When COVID struck Rebecca Saltzman’s family, the virus unmasked a life-changing discovery: her husband and two of their kids had genetic heart disease. The kind where people drop dead. As their healthy wife and mother, Saltzman had a new role too—guiding her family through what Susan Sontag called the Kingdom of the Sick. In this column, she’ll explore the anthropological strangeness of this new place, the mysteries of the body, and how facing death distills life into its purest form: funny, terrifying, and sublime.

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Read Part I, Part II, and Part III.

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Iris, my teenage daughter, had made a distressing discovery.

“I’m watching an episode of House, and they’re doing a bunch of cardiology tests,” she explained. “And I actually understood what they were talking about.”

I related to her problem, because I had it too: knowledge, unwanted, yet acquired nonetheless.

This is to say: everything I know about the heart, I learned against my will.

Cardiology is a nation that seems to operate at only two speeds: either they’re rushing you to a bed before you meet the Final Boss, or they’ll see you in six months.

Gus and Iris, my two oldest kids, were on the “q6months” schedule now (the q here is from the Latin quaque, for “every”). Q6M seems like an absurd amount to wait when your child might have a life-threatening cardiac disorder or might be totally fine. But in Sickland, there is no greater test than what doctors call the “tincture of time.” The clock will keep the score.

We knew that both Gus and my husband, Josh, had tested positive for the hypertrophic cardiomyopathy gene, and that Iris had tested negative. But we still didn’t know why they all had those prolonged QT intervals or why their hearts took longer than normal to recharge between beats.

House, I remembered, was a procedural about solving medical mysteries—the title character was inspired by Sherlock Holmes. Now, my kids and husband were a medical mystery themselves. Either completely healthy, or at risk of sudden death. Without definite answers, both were true at once: Schrödinger’s heart.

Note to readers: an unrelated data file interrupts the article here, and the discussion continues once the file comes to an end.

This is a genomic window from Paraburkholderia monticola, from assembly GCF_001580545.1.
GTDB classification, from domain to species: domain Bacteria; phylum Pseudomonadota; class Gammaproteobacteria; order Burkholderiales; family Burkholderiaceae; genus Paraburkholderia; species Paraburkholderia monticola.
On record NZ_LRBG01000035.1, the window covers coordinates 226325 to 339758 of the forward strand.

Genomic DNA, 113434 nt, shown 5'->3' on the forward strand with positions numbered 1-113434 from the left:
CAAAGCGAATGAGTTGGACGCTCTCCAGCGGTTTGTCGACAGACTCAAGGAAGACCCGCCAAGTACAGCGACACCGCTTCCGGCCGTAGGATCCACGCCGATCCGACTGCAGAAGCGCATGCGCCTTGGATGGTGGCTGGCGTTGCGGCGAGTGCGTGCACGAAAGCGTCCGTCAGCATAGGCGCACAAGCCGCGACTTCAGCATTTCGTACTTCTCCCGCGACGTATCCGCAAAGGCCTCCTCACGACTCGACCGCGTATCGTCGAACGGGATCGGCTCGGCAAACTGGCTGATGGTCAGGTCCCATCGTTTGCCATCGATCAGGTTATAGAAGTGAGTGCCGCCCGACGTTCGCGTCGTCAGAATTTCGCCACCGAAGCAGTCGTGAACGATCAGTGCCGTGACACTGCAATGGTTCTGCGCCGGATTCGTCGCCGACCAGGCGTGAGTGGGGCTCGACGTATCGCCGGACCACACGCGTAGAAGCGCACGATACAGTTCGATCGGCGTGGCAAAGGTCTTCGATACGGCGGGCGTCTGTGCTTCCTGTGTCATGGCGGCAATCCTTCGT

On TV, the brilliant, heterodox doc will pursue every theory, run every test, and defy every hospital administrator until a patient is diagnosed. But in the IRL Kingdom of the Sick, things work differently. Medical care is expensive. Specialists have multi-month waits and overcrowded ERs cram beds into the hallways. Physicians need to stay licensed and employed. So real-life medical mysteries are a lot of waiting around. A lot of appointments that ultimately amount, again, to:


We had entered the Tunnel of Uncertainty, a ride that is more Action Park than Magic Kingdom. Once you board, you cannot disembark. You must let the current carry you to your destination, wherever it may be, as you cling to the safety bar on your questionably regulated vessel.

There are many healthy ways to cope with the stress of the Tunnel, like yoga or meditation. I opted instead for obsessively googling medical studies until my brain was oozing out of my eye sockets.

If Dr. House wasn’t going to come along and diagnose my kids, then I would do it myself, with an MD degree from the University of Al Gore’s Internet.

I read everything I could about long QT syndrome (LQTS). I pored over studies and learned about diagnostic scores and risk calculators. I opened up our genetic data files and looked again at the long, colorful columns of As and Ts and Cs and Gs. But there were no answers to be found.